Episode 1 – The Fuller Dogfight
Project Blue Book, the new series based on the United States Air Force’s investigations into UFOs, has been saved on my Sky Box for a few weeks now and I thought I would take the plunge last night. Renewed interest in the subject matter seems to coincide with the release of Mark Frost’s Secret History of Twin Peaks a couple of years ago and I have an idea that creator David O’Leary may have been influenced by this. Certainly, there are enough Twin peaks references tucked away in the first episode to defy coincidence. The characters eat cherry pie (and comment on how great it is), the waitresses wear ‘Double R Diner’ blue uniforms and the pilot at the centre of the episode’s plot has the call sign, ‘Cooper’.
The pilot, Henry Fuller, is a fictionalised version of real-life fighter pilot George Gorman. Gorman engaged in a dogfight with a UFO for 27 minutes in the skies above Fargo, North Dakota in 1948. The official report identified the UFO as a lighted weather balloon; however, Gorman was never convinced.
You can’t consider a series about UFOs without dealing with the spectre of The X-Files. Within the pilot episode, we have shady government figures (based on the Majestic 12 theory) including Robert Burke, who I first saw in Hal Hartley’s Simple Men, and the always watchable Neal McDonough. Our Mulder and Scully team consists of Vampire Diaries’ Michael Malarkey as Air Force Captain Quinn, whose job it is to close cases as quickly as possible; and Aidan Gillen as real life UFO investigator J Allen Hynek. I’ve become used to seeing Aiden Gillen as a scheming villain in Game of Thrones or, before that, as a scheming politician in The Wire. Seeing him leading a show as its protagonist is quite refreshing. He’s always compelling to watch and lends a great deal of subtlety to this role from quite early on. Government conspiracies and duelling cynic/believer aside, there are numerous other comparisons to be made.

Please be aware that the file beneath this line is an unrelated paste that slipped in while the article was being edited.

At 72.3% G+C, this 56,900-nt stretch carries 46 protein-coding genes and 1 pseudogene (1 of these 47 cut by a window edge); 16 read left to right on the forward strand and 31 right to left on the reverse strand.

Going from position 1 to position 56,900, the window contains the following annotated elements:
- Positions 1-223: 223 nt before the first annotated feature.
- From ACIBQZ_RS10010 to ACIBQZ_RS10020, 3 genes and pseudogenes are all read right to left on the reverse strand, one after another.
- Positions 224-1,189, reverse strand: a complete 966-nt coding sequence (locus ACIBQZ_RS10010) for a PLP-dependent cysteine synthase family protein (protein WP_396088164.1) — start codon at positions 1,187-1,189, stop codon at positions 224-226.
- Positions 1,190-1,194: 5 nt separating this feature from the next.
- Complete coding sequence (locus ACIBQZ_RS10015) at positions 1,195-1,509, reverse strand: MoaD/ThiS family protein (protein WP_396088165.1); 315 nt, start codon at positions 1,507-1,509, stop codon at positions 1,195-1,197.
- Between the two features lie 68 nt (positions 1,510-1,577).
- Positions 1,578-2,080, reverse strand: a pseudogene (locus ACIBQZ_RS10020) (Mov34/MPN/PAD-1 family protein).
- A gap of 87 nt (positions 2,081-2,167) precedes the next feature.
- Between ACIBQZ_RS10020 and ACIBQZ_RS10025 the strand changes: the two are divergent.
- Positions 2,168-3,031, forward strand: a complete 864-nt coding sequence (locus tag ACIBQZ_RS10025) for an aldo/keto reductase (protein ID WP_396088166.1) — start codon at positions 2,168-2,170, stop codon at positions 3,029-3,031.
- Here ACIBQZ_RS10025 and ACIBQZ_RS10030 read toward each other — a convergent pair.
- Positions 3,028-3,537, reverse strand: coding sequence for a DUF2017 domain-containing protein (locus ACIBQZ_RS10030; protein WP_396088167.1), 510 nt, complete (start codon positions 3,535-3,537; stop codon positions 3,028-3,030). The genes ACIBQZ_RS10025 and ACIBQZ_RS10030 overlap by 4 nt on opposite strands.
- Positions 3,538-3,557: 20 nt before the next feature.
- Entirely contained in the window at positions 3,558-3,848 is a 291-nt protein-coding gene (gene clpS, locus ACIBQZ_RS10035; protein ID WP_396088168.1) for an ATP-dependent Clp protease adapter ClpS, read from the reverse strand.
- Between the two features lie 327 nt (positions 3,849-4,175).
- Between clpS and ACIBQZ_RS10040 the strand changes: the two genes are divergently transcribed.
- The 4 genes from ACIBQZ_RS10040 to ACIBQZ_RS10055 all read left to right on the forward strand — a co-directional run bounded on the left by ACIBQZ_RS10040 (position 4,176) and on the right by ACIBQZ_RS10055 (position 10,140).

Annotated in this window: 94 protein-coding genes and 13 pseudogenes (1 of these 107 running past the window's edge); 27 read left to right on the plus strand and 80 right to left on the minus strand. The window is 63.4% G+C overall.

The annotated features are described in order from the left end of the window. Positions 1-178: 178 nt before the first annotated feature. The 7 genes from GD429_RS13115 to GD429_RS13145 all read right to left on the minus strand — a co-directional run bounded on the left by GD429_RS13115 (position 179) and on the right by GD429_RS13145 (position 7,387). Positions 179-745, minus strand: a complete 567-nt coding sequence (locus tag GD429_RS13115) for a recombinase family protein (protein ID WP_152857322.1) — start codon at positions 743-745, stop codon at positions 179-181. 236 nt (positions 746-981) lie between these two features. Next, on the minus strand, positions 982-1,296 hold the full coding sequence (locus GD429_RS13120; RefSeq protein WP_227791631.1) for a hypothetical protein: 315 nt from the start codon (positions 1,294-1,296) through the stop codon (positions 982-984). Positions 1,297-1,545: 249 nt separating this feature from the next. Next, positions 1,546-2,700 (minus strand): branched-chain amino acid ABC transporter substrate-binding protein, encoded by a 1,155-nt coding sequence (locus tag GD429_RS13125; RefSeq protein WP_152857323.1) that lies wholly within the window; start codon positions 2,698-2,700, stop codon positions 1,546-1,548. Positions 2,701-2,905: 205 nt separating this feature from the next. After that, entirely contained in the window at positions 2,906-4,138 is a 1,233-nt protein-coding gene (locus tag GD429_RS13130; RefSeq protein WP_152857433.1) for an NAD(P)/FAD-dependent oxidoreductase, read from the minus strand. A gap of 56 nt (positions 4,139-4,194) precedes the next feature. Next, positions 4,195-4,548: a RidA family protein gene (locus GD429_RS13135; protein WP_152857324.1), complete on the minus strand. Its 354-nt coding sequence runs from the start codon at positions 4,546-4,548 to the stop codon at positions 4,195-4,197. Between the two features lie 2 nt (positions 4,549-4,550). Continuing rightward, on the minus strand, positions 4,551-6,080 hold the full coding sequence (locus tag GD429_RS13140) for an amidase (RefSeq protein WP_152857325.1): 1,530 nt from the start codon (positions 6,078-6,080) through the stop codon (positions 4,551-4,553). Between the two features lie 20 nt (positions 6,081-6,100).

Even in the first episode, which promises a story based on real events, there are great liberties taken with the actual source material. Hynek worked with the government on their two previous UFO studies, Project Sign and Project Grudge, but here he is presented as a newcomer with the Blue Book operation. The Gorman dogfight was witnessed by other people besides the pilot, including an air traffic controller never mentioned in the episode, and the eponymous pilot, based on Gorman, is set up as a possible recurring character through events in the episode that bear no relation to the real story. For the sake of drama, however, one can allow these deviations.
On the whole, it’s a reasonably entertaining first episode. There was certainly enough within to make me want to see more. Gillen, as I mentioned, is very good although there is not much in the way of instant chemistry between him and his co-investigator. One can only hope this will build over the season. They have, after all, just met. The first episode also introduces to us Hynek’s wife, Mimi and his son, Joel. How’s this for a bizarre film reference? The real Joel Hynek went on to design the camouflage effect in the film, Predator. The set up seems to suggest that Mimi will have her own sub plot involving her isolation from her husband as his workload increases and other parties who are interested in his work.
The special effects are decent, if a little computer heavy, but my main gripe with the first episode is the sound. The music becomes very intrusive at times, trying to ram emotions down our throats. Additionally, the ambient noise is a little too… noisy, making it difficult to hear the dialogue at times.
On the whole, though it’s an entertaining episode, I came out a little dissatisfied. It made me more interested in the real facts of the Gorman case and I felt like I would have rather been watching a documentary without the unnecessary soap opera plot elements padding out the investigation. I’ll have to see what episode 2 brings.
Thanks for reading.
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